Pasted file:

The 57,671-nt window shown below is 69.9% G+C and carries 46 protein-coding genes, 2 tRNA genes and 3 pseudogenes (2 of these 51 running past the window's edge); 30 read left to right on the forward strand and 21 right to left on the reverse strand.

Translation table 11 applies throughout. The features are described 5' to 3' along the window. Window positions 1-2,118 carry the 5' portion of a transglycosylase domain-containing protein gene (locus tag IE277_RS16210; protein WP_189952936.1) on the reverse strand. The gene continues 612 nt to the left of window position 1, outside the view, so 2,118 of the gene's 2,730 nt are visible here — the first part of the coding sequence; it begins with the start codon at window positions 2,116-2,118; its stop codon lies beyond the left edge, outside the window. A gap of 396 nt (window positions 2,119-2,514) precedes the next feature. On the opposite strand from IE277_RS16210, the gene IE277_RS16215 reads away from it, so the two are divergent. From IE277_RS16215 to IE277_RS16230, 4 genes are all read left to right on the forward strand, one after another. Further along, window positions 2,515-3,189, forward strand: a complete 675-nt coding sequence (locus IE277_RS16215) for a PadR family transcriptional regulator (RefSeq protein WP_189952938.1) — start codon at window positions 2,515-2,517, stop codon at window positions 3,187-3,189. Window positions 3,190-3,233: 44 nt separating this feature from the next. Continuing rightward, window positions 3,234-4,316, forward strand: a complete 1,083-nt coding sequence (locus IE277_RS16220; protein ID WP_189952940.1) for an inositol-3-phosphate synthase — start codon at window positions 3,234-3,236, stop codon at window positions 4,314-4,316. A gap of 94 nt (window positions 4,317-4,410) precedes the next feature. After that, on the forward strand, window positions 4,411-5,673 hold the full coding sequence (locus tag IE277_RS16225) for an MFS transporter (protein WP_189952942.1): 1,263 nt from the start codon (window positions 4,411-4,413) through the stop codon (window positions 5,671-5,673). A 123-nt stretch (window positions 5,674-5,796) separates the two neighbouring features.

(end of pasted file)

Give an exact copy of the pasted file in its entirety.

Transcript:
The 57,671-nt window shown below is 69.9% G+C and carries 46 protein-coding genes, 2 tRNA genes and 3 pseudogenes (2 of these 51 running past the window's edge); 30 read left to right on the forward strand and 21 right to left on the reverse strand.

Translation table 11 applies throughout. The features are described 5' to 3' along the window. Window positions 1-2,118 carry the 5' portion of a transglycosylase domain-containing protein gene (locus tag IE277_RS16210; protein WP_189952936.1) on the reverse strand. The gene continues 612 nt to the left of window position 1, outside the view, so 2,118 of the gene's 2,730 nt are visible here — the first part of the coding sequence; it begins with the start codon at window positions 2,116-2,118; its stop codon lies beyond the left edge, outside the window. A gap of 396 nt (window positions 2,119-2,514) precedes the next feature. On the opposite strand from IE277_RS16210, the gene IE277_RS16215 reads away from it, so the two are divergent. From IE277_RS16215 to IE277_RS16230, 4 genes are all read left to right on the forward strand, one after another. Further along, window positions 2,515-3,189, forward strand: a complete 675-nt coding sequence (locus IE277_RS16215) for a PadR family transcriptional regulator (RefSeq protein WP_189952938.1) — start codon at window positions 2,515-2,517, stop codon at window positions 3,187-3,189. Window positions 3,190-3,233: 44 nt separating this feature from the next. Continuing rightward, window positions 3,234-4,316, forward strand: a complete 1,083-nt coding sequence (locus IE277_RS16220; protein ID WP_189952940.1) for an inositol-3-phosphate synthase — start codon at window positions 3,234-3,236, stop codon at window positions 4,314-4,316. A gap of 94 nt (window positions 4,317-4,410) precedes the next feature. After that, on the forward strand, window positions 4,411-5,673 hold the full coding sequence (locus tag IE277_RS16225) for an MFS transporter (protein WP_189952942.1): 1,263 nt from the start codon (window positions 4,411-4,413) through the stop codon (window positions 5,671-5,673). A 123-nt stretch (window positions 5,674-5,796) separates the two neighbouring features.